After one has gone through the stages of putrefaction and purification, separating opposing qualities, those qualities are united once more in what is sometimes described as the divine hermaphrodite, a reconciliation of spirit and matter, a being of both male and female qualities as indicated by the male and female head within a single body. The sun and moon correspond to the male and female halves, just as the Red King and White Queen are similarly associated.
In popular culture
- The Rebis was a central element in the fourth season of the television series Castlevania.
- A perfect being of both masculine (sun) and feminine (moon) qualities, brought about by an eclipse, is used in the manga and 2009 anime of Fullmetal Alchemist.
- The angelic antagonist of the first season of 2008 anime Black Butler is a rebis, whose two forms initially appear as separate characters.
- In Gomorrah the series, Genny Savastano wears a t-shirt with a rebis illustration in the second and third season.
- In the Elden Ring video game, the Rebis is a recurring cosmological theme. The game heavily references the alchemical magnum opus, especially as depicted in Ripley's scroll.
- One of the versions of DC Comics' Negative Man, a member of the Doom Patrol, was a fusion of a male and a female called Rebis.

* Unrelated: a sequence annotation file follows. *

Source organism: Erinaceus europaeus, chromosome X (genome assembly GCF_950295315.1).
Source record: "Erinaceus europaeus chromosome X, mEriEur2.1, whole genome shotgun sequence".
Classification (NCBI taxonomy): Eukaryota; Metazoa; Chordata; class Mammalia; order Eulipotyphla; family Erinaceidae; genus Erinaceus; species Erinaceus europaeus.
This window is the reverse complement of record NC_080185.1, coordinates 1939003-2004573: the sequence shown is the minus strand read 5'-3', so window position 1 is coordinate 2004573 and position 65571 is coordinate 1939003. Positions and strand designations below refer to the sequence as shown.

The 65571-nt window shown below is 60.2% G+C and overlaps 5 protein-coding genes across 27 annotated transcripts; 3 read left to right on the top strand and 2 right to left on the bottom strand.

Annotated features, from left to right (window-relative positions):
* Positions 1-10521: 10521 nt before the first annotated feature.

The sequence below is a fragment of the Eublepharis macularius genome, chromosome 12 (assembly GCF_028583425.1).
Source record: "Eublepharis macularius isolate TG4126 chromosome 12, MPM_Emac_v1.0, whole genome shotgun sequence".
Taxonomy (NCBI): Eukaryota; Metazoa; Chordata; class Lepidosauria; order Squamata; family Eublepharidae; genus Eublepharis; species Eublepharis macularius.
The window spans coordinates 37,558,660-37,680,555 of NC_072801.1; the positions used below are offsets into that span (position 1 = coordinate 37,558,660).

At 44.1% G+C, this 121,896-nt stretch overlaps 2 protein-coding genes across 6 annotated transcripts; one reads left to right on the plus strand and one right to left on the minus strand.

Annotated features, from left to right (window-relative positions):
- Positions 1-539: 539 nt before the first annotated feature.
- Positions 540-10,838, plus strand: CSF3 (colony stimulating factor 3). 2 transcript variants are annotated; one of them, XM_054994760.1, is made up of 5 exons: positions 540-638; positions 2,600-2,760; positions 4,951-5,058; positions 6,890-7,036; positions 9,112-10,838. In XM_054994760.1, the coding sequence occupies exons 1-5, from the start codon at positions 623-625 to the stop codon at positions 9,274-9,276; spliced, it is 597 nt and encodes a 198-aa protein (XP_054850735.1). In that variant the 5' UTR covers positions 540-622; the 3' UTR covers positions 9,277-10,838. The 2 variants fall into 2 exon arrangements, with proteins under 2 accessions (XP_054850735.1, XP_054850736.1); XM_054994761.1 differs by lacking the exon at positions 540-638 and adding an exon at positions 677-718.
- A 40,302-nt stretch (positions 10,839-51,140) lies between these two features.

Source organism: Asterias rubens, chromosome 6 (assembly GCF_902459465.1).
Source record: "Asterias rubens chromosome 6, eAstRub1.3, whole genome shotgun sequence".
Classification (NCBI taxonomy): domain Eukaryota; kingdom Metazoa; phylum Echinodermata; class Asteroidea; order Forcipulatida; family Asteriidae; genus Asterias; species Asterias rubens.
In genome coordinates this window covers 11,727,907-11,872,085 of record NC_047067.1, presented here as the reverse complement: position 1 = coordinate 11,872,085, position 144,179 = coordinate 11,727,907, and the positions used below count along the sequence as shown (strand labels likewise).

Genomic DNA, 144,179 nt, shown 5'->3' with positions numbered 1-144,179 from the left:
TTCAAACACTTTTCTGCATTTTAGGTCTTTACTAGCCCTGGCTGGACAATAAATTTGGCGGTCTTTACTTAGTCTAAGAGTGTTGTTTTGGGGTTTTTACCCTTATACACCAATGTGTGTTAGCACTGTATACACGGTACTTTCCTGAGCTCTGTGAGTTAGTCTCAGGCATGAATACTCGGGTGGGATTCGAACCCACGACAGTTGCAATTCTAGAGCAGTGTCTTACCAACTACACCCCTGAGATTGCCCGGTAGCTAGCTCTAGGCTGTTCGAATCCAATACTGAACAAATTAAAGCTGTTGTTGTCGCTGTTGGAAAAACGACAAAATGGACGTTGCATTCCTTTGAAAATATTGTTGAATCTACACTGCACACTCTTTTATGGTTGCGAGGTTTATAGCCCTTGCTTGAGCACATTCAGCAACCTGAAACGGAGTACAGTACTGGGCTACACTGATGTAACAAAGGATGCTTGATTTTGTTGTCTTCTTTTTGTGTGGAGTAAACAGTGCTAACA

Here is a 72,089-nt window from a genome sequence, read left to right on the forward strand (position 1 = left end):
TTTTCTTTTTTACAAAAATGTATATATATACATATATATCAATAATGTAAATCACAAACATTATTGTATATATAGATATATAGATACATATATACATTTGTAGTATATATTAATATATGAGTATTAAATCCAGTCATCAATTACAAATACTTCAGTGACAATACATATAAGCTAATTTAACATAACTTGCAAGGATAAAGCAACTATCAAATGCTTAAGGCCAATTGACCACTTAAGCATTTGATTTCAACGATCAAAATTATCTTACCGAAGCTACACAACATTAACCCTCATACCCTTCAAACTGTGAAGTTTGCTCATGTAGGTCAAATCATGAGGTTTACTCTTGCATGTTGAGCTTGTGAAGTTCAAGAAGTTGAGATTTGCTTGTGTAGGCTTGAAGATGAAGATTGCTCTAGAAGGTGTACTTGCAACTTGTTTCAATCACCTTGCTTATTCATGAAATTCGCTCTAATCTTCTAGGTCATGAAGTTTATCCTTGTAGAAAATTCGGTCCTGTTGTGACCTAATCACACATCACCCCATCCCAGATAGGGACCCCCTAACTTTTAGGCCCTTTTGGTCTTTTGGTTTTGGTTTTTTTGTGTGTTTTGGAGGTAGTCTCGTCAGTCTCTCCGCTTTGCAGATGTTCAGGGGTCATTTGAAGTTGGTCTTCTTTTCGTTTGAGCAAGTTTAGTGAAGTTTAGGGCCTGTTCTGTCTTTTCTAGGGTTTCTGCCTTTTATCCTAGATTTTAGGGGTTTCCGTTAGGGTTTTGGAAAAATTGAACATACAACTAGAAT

- In the Moebius/Jodorowski graphic novel series The Incal, a major character is a "perfect androgynous" called Solune (Sunmoon in the English translation)
- Robert Allen Bartlett, Real Alchemy: A Primer of Practical Alchemy, Hays (Nicolas) Ltd, 2009, ISBN 978-0-8925-4150-8
- Barbara DiBernard, Alchemy and Finnegans Wake, Suny Press, 1980, p. 71, ISBN 978-0-87395-429-7
- Kathleen P. Long, Hermaphrodites in Renaissance Europe, Ashgate, 2006, p. 131, ISBN 978-0-7546-5609-8
- Alexander Roob, Alchimie et mystique: le musée hermétique, Taschen GmbH, 2006, p. 494, ISBN 978-3-8228-5037-4
- Murray Stein, Transformation: Emergence of the Self, Princeton University Press, 1989, p. 101
- Heinrich Nollius, Theoria philosophiae hermetica, Hanau, 1617
- Heinrich Jamsthaler, Viatorum spagyricum, Frankfurt a. M, Germany, 1625
- Lazarus Zetzner, Theatrum Chemicum, Strasbourg, 1661